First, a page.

One of the early dictums that I learnt in club cricket about the role of a team captain centered on the need to possess the ability to get the right people in the right place at the right time. This is much easier to say than put into practice and covers a multitude of circumstances and conditions.
The dictum came to mind at the start of the first Test match of the Ashes series in Brisbane last week.
At the toss of the coin to determine which captain would have the choice of whether to bat or bowl first, England captain Joe Root won the flip and decided to bat first. Another dictum of the game which I was advised to follow in my early days was, “if you win the toss, bat: If you are in doubt, think about it, then bat: If you have serious doubts, consult a colleague, then bat.”
In the history of Test match cricket, England’s captains have chosen to bat on 80 percent of the occasions on which they have won the toss. Australia and India are only slightly below this percentage. What might explain the other 20 percent?
The most usual, but not only, reason is that the pitch appeared to offer an advantage to those who choose to bowl first. This was the case at Brisbane, where the pitch had a green tinge, the skies were overcast, and the forecast unsettled. These are conditions reminiscent of England, in which the ball is more prone to move around off the pitch and in the air.
In 2002 at Brisbane, England’s captain thought he saw some moisture on the pitch and, on winning the toss, asked Australia to bat. They went onto score 492 in the first innings, winning the game and the series convincingly. The decision is part of cricket legend. In 1954, the England captain chose to bowl at Brisbane and Australia scored 601, going on to win the match. The series outcome was very different, as England changed the composition of its bowling attack and went onto a 3-1 series victory.
These were the precedents which hung over the England captain last week. He chose the conventional route. England were bowled out for 147 and, despite clawing back some ground, were ultimately heavily defeated. Root has received much criticism for failing to get the right people in the right place at the right time.
There is another aspect to this dictum, which relates to the selection of the team. Over the years in Test cricket, a variety of methods have been used, including a selection panel without the captain, one with the captain, one with only the coach and the captain, and permutations of these methods.
In Brisbane, the decision of captain and coach was to omit both of England’s senior, most successful but ageing quick bowlers, either of whom would have been fancied to take advantage of the first day’s conditions.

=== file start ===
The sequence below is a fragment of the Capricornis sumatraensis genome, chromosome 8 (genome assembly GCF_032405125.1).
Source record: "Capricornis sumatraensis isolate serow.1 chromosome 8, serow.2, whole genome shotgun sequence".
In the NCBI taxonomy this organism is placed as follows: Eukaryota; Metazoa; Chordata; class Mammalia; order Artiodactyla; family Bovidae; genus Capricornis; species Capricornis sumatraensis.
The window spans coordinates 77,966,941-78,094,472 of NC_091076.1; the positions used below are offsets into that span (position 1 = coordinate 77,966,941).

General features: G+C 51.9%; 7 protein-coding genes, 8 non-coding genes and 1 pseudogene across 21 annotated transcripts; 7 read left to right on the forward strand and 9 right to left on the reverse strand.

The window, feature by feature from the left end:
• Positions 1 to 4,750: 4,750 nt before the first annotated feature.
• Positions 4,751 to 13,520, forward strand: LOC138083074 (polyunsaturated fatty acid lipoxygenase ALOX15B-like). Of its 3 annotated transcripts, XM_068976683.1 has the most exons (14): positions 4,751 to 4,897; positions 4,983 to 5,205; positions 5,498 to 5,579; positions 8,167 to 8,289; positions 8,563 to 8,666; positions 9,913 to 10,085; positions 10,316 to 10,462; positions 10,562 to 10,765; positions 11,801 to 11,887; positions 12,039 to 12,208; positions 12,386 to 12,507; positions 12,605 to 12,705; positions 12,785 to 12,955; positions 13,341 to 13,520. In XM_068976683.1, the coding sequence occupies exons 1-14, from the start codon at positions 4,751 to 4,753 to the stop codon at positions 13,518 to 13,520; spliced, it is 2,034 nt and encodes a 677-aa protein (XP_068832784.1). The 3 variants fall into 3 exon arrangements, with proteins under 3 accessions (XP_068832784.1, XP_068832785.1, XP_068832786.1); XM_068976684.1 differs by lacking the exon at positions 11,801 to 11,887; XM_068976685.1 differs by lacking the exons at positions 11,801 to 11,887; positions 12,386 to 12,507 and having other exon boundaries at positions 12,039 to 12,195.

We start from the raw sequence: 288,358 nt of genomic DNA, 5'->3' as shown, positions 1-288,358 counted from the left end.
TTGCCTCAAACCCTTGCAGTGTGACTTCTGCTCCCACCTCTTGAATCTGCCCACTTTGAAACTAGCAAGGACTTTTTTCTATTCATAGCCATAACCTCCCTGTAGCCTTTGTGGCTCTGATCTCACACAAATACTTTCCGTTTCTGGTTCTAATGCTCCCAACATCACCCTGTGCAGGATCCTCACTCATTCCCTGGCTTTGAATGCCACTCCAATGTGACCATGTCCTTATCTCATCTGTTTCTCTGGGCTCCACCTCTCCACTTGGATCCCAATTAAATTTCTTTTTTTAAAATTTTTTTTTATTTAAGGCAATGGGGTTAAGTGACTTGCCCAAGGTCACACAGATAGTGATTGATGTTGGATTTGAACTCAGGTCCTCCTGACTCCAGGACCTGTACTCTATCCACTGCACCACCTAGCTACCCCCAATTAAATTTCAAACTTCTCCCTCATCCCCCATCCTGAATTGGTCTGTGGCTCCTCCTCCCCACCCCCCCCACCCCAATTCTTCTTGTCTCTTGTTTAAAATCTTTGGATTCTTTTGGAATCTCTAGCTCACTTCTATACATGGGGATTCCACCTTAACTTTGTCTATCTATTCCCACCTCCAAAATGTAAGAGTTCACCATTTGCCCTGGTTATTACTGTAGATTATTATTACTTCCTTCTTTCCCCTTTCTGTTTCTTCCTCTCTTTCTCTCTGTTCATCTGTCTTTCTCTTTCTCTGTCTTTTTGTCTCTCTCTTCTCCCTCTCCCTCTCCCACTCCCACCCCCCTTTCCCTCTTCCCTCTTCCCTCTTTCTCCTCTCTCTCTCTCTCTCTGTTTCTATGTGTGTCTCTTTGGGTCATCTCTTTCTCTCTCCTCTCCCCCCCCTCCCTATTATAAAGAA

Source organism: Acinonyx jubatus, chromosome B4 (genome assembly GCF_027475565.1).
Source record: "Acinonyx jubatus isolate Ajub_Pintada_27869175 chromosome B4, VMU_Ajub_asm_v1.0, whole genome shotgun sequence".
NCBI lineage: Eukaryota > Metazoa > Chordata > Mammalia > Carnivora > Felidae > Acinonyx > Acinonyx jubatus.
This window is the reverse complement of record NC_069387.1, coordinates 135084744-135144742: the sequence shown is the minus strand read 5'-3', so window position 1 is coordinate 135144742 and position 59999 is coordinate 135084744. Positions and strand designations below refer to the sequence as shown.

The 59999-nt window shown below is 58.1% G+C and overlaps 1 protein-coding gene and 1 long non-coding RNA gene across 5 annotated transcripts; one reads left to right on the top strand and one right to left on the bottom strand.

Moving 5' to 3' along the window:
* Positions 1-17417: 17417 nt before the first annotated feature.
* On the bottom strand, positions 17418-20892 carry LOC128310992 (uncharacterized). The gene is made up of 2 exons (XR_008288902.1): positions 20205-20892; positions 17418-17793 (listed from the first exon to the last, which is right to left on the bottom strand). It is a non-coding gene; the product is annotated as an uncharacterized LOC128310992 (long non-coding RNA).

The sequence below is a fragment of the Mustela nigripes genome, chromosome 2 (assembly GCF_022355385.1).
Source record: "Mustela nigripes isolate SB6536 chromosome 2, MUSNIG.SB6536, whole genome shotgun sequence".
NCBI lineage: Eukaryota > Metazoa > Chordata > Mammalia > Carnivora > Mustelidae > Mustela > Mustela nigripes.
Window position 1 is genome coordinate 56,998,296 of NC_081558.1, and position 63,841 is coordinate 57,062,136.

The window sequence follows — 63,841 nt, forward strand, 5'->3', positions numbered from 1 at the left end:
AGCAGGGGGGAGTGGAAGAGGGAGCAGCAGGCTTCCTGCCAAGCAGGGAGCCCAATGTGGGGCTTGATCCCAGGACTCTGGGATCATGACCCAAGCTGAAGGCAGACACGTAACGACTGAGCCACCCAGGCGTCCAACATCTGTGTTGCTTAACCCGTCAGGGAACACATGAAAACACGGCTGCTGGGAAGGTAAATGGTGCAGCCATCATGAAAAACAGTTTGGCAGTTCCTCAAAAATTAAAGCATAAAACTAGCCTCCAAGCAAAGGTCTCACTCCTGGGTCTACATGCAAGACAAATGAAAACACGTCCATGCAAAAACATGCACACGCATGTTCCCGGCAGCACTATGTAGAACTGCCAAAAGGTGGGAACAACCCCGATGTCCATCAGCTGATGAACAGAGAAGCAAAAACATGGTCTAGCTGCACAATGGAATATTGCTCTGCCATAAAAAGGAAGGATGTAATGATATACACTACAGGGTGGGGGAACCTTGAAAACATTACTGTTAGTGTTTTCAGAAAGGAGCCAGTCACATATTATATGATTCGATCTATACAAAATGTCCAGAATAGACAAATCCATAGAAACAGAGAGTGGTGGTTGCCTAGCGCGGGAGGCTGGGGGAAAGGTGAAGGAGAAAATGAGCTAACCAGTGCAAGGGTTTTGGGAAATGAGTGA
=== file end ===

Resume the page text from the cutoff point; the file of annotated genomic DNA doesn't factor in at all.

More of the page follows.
This decision was also criticized on the basis that the right people had not been put into the right place at the right time. The captain defended the decision on the basis that it was prudent to consider how the pitch was likely to play over the whole five days of the match and that the workload of the two players in question needed to be managed. In the event, England’s batting, for the most part, was not good enough.
The order in which team members were asked to bat is another aspect of the dictum. This is mainly self-evident, in that some are better equipped to open the batting than others, having the ability to deal with the new ball when it is at its hardest, delivered, usually, by the opposition’s fastest bowlers. Great powers of concentration, essential for any batter, are required especially for this role.
Positions three to six in the order are normally occupied by the other specialist batters in the team, whilst bowlers and, sometimes, the wicketkeeper, fill the lower order, in a sequence that normally reflects their batting abilities. These do get argued about and it is the captain’s task to settle the order and keep peace.
The captain may also need to make decisions during the match about changing the batting order. This may be required in an attempt to improve the speed at which runs are scored or to cope with an injury.
At any standard of cricket, a crucial role for the captain is in deciding who bowls when and at which end of the pitch. Some grounds have slopes, others have shorter boundaries on one side compared with the other, whilst local weather conditions may need to be taken into consideration.
In Perth, Western Australia, for example, the afternoon sea breeze, known locally as the “Fremantle doctor,” was known to have a noticeable effect on the flight of the ball, causing both captain and bowlers to have definite preferences from which end of the ground to bowl.
It is the task of the captain to decide when to change one bowler for another. This will be determined by any one of a number of factors. A common reason is that the bowler is tired or tiring. Weather conditions may have suddenly changed favoring one type of bowler. Those batting may have scored too heavily off one bowler. A new batter may be known to be weak against a particular bowler, who may be brought on immediately.
Captaincy in cricket is a complex task and captains must be prepared for criticism, sometimes meted out unjustly. A captain must understand not only the technical abilities of team members but also their psychological traits and how these affect their relations with team members and ability to perform under pressure. These need to be melded into a coherent whole, operating within a set of tactics appropriate for each match. This does beg the question as to why anyone would want to be captain?